“Forgotten Hollywood”- Feeling the November Heat in Miami…

Posted on November 20, 2013 by raideoman1 | No Comments

Manny P. here…

(reporting from Miami, Florida)

   I’m thrilled to be spending almost a week in sunny South Florida. My wife Laurie and I are staying at the Airport Regency Hotel in Miami. I’m here to accept a Gold Medal on Saturday for my work Son of Forgotten Hollywood Forgotten History from Readers Favorite in the Non Fiction / Music and Entertainment category. Events include a couple of Meet & Greets at the hotel; and a three-day Street Fair culminating at the Miami Book Fair International.

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   Today, we had an opportunity to visit sites in-and-around greater Miami, including the Venetian Pool in Coral Gables, and the amazing Coral Castle in Homestead. Both locations are city landmarks, and they were fun to visit.

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   The Venetian Pool is an aquatic facility unlike any other in the country. It opened in 1924 as the Venetian Casino, part of the grand plan developer George Merrick had for the City of Coral Gables. His vision was to embody a sense of true hometown living. In its early days, the Venetian Casino was the destination for many celebrities, such as Johnny Weismuller and Esther Williams, both noted cinematic swimmers. Paul Whiteman’s Orchestra also visited this wonderful place. Today, it’s included in the National Register of Historic Places, the only swimming pool to have such a designation.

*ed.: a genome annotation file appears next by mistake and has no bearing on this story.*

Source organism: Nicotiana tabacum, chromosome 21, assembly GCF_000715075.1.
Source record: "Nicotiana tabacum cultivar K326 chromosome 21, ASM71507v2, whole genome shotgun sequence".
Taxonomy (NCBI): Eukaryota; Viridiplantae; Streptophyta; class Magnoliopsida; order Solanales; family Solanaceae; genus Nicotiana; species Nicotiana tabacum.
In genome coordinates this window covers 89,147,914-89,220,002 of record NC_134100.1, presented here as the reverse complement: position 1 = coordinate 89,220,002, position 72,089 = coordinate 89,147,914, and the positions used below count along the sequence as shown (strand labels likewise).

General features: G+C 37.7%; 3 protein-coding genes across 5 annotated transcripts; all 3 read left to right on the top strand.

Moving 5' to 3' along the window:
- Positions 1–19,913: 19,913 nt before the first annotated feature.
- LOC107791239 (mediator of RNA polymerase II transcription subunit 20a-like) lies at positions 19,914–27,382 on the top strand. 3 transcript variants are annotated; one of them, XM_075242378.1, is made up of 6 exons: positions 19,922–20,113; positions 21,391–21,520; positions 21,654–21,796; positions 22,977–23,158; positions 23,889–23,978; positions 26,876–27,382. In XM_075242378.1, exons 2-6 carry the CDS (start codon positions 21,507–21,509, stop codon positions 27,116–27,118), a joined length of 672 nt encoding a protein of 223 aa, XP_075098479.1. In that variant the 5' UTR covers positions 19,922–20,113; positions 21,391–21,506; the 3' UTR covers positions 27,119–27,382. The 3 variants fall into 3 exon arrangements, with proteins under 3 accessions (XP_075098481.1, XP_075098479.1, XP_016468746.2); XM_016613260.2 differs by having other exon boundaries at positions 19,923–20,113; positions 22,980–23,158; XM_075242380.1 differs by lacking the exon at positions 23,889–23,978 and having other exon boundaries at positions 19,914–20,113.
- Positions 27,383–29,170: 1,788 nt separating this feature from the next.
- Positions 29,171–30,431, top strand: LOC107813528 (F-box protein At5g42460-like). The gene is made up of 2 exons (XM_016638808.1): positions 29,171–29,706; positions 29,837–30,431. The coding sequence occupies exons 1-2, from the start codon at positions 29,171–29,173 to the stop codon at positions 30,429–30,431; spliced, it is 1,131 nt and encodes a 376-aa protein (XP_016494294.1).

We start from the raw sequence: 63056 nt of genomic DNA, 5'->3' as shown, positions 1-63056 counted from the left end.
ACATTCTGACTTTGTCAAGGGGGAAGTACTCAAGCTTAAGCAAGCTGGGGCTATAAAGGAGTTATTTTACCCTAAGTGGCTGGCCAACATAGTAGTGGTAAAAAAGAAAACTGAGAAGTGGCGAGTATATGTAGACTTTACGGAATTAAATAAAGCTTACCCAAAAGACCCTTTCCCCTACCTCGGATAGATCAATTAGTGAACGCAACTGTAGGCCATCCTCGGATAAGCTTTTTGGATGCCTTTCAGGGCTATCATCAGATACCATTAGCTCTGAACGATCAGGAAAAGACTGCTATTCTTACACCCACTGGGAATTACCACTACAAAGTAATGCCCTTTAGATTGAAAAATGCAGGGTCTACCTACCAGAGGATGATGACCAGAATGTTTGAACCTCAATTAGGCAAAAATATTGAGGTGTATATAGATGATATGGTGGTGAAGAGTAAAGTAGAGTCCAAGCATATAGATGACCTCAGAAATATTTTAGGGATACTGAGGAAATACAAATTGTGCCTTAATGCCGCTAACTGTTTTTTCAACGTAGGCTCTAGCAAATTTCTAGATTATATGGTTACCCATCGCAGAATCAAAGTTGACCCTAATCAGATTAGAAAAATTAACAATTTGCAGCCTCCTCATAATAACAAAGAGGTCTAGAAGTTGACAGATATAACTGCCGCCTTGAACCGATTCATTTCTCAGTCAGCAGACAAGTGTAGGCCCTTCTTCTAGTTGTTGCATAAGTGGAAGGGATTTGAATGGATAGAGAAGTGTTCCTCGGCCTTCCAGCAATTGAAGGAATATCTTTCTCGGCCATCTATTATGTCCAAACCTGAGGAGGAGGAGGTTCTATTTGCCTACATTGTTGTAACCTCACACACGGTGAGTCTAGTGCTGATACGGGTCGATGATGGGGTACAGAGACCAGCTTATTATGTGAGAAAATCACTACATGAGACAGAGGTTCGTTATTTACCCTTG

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      JOHNNY WEISMULLER (in photo)   

   The Coral Castle is an egineering marvel compared as a smaller version of Stonehenge and Great Pyramids of Egypt. It’s a structure created by the Latvian emigrant eccentric Edward Leedskalnin (1887–1951). He spent 28 years building and sculpting the Coral Castle. Standing 5 foot tall and barely 100 pounds, Ed used primative tools that he created to move tons of coral rock. He was also known for his obscure theories on magnetism.

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   The locale has been featured in Reader’s Digest and the National Enquirer. In 1984, the Coral Castle was placed in the National Register of Historic Places.

Until next time>                               “never forget”

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